More than 60 years ago, on June 5, 1947, U.S. Secretary of State George Marshall announced the European Recovery Program (later known as the Marshall Plan) in a famous commencement address at Harvard University. He said that it was “logical” for the United States to do whatever it could to restore the region to economic growth, “without which there can be no political stability and no assured peace.” The plan, funded by the U.S. government and administered by a Europe-wide commission, spent US$13 billion over four years and engendered the highest rate of economic growth (about 35 percent per year) in European history. When the work of the plan was finished, the economies of every western European country had not just returned to prewar levels of growth and economic development, but surpassed them.
Ever since, the Marshall Plan has been widely hailed as a triumph, an example of foreign aid as an enabler of economic revitalization on a grand scale. During the past few years, some leaders have proposed it as a model for helping an entirely different region. A call has gone out for a Marshall Plan for Africa. Extreme poverty, civil wars, and disease have ravaged much of the continent, leaving it poorer today than it was 20 years ago. Sub-Saharan Africa in particular, home to two-thirds of the world’s least developed countries, is the focus of greatest concern.
Jeffrey Sachs, the director of Columbia University’s Earth Institute, included the idea of a Marshall Plan for Africa in his book The End of Poverty: Economic Possibilities for Our Time (Penguin, 2005). The United Nations Millennium Project, which Sachs helped conceive and design, evoked the Marshall Plan in its reports, as did the George W. Bush administration’s Millennium Challenge Account (MCA), which was launched in 2006. And, in 2005, the U.K.’s Chancellor of the Exchequer (now Prime Minister) Gordon Brown made “a modern Marshall Plan” for Africa part of his grand vision for international aid, arguing that Africa’s situation calls for concerted action by the world community.
Brown’s proposal, which has influenced many subsequent proposals and projects, contained four main elements. First, rich countries and multilateral institutions (such as the World Bank and International Monetary Fund) would forgive all their existing loans to the governments of African nations. Second, rich countries would double the amount of their direct development aid to Africa, establishing an “international finance facility” to support early phases of activity by borrowing against future promises of aid. Third, African governments would commit to anticorruption measures and more spending on health, education, and welfare. Fourth, rich countries would end trade barriers that hinder the import of African agricultural products.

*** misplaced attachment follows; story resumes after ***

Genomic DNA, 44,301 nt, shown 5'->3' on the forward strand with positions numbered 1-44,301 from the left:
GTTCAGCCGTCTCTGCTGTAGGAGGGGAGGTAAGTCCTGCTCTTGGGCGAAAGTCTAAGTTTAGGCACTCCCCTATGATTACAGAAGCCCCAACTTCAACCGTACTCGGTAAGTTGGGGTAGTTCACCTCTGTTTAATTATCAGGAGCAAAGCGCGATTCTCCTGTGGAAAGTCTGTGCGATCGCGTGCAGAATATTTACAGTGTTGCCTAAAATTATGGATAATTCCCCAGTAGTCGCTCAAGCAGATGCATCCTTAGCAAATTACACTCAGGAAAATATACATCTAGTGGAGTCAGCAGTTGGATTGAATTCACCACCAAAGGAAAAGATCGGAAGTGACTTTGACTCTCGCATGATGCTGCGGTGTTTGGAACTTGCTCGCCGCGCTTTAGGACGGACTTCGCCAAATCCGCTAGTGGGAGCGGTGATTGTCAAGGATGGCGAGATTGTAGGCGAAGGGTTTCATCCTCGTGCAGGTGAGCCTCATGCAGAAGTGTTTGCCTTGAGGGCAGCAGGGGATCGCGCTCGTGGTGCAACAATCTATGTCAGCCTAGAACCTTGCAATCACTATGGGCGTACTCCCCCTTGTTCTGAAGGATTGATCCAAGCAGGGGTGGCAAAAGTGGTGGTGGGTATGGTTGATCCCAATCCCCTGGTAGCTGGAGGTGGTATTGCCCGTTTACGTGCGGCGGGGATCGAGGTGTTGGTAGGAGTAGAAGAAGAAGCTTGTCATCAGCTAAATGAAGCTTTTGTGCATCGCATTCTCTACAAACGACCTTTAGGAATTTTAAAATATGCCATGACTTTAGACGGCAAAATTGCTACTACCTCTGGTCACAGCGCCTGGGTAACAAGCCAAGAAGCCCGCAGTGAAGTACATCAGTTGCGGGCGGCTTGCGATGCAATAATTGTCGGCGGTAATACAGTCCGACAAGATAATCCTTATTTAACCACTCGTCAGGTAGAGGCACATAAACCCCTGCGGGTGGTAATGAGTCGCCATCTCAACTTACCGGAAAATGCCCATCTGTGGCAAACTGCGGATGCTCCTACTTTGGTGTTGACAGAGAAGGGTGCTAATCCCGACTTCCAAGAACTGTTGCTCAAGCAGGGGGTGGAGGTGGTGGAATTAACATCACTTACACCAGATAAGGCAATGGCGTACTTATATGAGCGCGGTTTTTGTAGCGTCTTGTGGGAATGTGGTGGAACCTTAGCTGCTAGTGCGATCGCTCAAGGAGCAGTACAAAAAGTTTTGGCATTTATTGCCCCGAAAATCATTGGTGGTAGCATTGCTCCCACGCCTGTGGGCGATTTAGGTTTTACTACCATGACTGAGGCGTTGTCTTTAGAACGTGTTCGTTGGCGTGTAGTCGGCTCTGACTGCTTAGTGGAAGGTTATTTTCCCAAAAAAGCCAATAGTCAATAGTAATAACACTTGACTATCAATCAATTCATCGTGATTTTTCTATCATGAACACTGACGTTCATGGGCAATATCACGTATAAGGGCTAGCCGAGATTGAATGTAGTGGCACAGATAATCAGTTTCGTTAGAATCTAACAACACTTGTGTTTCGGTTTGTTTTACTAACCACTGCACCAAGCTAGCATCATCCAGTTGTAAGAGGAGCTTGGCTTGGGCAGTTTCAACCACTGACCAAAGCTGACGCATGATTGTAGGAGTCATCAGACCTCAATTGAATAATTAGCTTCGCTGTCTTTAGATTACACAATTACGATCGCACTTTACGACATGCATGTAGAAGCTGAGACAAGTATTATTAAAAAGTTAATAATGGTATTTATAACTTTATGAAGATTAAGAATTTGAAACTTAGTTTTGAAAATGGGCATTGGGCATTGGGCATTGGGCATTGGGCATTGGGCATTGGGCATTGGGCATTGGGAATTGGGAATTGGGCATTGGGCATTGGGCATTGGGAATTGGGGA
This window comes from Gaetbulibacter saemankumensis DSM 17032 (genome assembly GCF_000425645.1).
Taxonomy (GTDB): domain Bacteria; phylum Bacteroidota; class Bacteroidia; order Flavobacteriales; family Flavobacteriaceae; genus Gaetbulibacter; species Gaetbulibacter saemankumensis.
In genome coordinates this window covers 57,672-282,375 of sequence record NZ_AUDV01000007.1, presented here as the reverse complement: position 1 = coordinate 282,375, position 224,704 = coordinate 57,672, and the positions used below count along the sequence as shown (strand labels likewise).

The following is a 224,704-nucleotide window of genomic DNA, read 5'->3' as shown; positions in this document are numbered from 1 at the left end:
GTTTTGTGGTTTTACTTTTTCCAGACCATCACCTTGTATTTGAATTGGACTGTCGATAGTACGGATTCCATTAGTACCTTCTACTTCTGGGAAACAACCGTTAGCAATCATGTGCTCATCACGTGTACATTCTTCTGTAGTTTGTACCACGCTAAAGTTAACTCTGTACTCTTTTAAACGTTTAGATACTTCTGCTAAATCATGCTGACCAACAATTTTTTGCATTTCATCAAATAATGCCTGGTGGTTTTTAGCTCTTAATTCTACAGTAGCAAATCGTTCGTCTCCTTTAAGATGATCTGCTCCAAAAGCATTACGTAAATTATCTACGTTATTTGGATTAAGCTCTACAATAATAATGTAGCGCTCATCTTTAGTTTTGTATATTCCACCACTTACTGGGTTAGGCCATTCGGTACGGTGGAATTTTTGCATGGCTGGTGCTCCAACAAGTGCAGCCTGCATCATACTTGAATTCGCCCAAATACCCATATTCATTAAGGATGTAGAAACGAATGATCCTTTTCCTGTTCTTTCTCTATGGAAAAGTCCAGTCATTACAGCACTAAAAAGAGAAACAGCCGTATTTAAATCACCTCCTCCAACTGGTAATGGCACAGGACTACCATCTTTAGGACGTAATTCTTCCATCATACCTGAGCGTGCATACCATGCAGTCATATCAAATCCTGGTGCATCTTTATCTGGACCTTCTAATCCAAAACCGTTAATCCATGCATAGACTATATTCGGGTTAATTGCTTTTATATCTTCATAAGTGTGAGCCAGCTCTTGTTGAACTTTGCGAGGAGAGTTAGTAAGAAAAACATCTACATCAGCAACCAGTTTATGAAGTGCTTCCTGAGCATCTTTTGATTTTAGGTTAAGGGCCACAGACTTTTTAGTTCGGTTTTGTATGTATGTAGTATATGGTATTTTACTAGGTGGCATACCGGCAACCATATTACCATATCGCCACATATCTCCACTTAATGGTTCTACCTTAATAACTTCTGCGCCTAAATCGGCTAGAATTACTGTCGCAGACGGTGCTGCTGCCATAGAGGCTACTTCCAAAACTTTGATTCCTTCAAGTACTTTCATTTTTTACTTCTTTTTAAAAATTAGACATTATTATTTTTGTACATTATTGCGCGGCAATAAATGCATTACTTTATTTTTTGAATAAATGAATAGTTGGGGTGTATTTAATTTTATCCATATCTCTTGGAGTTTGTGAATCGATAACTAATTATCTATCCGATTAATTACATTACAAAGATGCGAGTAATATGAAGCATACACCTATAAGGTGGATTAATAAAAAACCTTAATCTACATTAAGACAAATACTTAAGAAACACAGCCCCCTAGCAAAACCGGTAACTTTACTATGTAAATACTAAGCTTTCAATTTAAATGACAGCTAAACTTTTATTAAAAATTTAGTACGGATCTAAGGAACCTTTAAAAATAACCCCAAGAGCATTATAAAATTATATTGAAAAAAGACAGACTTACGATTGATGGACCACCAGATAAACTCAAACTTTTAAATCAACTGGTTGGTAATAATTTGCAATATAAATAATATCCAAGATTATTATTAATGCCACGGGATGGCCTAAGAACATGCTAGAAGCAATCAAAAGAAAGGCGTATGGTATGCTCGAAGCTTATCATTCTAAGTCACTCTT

There is much reason to agree with the objectives of a Marshall Plan for Africa. Raising the economic growth rates and standards of living in Africa, especially in sub-Saharan Africa, would have many beneficial effects. But most of the existing proposals, including Brown’s, represent a great misunderstanding of the intention of the original Marshall Plan and the way it worked. It was less a sweeping program of foreign aid to governments and agencies than a large-scale effort to restore the power of business as a growth engine. A true Marshall Plan for Africa could ignite growth and reduce poverty, but only through a set of institutions that are different from those the current aid system is using. A broader understanding of the history of the Marshall Plan in Europe could lead to much more effective international investments and political initiatives, not just in Africa but throughout the world.
In 1960, the average output per worker of African countries was about the same as that of Asian economies. But the latter have since experienced a boom, whereas most African economies have stagnated or deteriorated. This lack of growth has reinforced war and dictatorship throughout the continent, just as it threatened to do in Europe after World War II.